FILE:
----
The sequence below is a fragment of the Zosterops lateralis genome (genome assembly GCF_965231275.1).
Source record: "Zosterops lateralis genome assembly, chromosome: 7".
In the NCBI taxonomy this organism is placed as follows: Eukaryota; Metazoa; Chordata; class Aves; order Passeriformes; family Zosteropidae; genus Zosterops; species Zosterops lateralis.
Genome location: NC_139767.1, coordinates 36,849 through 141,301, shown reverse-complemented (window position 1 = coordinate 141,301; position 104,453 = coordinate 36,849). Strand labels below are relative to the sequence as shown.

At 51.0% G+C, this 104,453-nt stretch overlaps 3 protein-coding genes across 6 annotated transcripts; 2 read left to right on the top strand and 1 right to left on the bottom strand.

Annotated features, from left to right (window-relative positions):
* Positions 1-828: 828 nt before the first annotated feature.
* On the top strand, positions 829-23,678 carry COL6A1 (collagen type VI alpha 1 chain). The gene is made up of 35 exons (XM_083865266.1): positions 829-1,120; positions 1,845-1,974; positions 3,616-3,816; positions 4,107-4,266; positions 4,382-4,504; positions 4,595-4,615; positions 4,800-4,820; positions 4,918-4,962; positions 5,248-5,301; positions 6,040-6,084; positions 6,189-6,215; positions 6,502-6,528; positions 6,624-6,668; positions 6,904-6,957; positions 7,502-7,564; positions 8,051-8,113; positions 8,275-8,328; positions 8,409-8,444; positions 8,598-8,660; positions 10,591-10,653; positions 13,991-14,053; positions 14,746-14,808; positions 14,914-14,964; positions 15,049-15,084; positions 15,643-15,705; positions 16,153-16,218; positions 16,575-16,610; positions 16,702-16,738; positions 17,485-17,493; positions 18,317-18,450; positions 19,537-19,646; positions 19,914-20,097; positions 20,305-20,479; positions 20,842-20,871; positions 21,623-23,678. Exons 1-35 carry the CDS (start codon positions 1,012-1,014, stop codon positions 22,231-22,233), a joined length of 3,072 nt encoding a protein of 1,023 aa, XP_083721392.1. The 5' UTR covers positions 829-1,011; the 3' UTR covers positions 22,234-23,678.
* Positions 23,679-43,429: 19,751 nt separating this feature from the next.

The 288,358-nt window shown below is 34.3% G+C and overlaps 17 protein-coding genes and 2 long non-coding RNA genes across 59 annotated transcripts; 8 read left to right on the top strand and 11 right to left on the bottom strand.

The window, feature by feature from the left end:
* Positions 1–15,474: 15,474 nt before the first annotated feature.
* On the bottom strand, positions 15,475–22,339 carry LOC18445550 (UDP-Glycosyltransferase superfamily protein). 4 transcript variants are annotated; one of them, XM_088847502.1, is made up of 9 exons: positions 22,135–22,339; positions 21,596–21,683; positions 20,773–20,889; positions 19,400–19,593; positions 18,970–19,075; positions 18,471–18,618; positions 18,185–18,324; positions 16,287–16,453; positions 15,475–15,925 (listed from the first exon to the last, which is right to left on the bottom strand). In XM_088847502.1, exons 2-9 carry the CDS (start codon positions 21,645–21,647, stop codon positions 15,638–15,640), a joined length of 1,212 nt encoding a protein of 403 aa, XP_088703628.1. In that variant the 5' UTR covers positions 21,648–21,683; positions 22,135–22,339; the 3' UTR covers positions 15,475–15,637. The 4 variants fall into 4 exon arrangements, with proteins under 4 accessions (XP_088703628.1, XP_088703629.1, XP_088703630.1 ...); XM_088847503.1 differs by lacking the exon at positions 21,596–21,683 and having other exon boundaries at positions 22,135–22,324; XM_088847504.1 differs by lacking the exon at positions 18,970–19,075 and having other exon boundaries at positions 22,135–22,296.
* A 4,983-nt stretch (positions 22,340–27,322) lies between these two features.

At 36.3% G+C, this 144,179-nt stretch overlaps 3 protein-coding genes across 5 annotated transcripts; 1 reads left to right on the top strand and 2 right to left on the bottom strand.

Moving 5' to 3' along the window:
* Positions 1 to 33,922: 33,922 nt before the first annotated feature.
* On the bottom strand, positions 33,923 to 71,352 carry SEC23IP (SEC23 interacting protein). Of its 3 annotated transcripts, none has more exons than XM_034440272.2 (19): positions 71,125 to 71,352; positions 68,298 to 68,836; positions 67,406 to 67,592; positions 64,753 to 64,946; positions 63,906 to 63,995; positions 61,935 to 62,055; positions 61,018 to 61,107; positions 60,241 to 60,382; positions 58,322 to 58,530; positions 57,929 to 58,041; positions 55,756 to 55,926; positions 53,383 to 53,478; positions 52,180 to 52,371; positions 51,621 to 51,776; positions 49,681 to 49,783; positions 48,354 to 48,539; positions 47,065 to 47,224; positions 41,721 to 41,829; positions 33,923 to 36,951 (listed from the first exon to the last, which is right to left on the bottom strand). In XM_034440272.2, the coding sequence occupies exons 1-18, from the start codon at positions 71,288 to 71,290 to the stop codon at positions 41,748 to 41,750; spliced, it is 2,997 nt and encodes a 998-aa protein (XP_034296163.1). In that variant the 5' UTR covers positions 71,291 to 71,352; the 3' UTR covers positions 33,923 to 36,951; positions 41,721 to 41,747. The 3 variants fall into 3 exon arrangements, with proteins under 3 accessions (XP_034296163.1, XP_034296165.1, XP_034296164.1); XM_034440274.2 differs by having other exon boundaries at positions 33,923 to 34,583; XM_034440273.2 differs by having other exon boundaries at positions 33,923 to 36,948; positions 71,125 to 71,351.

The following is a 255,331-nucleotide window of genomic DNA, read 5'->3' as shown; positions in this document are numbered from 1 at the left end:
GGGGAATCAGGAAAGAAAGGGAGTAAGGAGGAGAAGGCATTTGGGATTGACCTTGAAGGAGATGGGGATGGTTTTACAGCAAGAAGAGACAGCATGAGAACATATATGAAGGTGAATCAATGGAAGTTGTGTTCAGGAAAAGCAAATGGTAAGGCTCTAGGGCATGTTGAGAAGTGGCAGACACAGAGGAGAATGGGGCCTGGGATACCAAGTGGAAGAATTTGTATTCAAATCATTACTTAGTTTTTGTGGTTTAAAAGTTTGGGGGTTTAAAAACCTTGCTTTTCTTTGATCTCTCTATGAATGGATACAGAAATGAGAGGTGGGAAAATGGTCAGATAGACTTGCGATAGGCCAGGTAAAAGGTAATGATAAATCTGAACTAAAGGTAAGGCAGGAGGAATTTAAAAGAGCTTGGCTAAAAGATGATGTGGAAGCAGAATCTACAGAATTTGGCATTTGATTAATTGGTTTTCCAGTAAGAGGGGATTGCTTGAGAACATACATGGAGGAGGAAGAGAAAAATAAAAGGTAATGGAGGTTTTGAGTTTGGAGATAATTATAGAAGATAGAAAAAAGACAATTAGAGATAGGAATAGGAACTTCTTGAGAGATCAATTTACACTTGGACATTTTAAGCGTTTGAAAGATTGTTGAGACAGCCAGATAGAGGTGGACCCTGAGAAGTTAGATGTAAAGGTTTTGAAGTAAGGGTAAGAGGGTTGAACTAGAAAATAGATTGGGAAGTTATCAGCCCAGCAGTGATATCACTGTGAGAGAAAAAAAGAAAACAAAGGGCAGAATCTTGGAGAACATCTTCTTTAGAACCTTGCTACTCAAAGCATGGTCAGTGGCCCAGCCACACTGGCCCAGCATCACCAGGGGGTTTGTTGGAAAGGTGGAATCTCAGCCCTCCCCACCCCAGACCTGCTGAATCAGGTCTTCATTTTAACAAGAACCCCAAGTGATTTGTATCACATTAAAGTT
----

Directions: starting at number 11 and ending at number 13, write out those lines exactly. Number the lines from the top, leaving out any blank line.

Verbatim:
The window, feature by feature from the left end:
* Positions 1–15,474: 15,474 nt before the first annotated feature.
* On the bottom strand, positions 15,475–22,339 carry LOC18445550 (UDP-Glycosyltransferase superfamily protein). 4 transcript variants are annotated; one of them, XM_088847502.1, is made up of 9 exons: positions 22,135–22,339; positions 21,596–21,683; positions 20,773–20,889; positions 19,400–19,593; positions 18,970–19,075; positions 18,471–18,618; positions 18,185–18,324; positions 16,287–16,453; positions 15,475–15,925 (listed from the first exon to the last, which is right to left on the bottom strand). In XM_088847502.1, exons 2-9 carry the CDS (start codon positions 21,645–21,647, stop codon positions 15,638–15,640), a joined length of 1,212 nt encoding a protein of 403 aa, XP_088703628.1. In that variant the 5' UTR covers positions 21,648–21,683; positions 22,135–22,339; the 3' UTR covers positions 15,475–15,637. The 4 variants fall into 4 exon arrangements, with proteins under 4 accessions (XP_088703628.1, XP_088703629.1, XP_088703630.1 ...); XM_088847503.1 differs by lacking the exon at positions 21,596–21,683 and having other exon boundaries at positions 22,135–22,324; XM_088847504.1 differs by lacking the exon at positions 18,970–19,075 and having other exon boundaries at positions 22,135–22,296.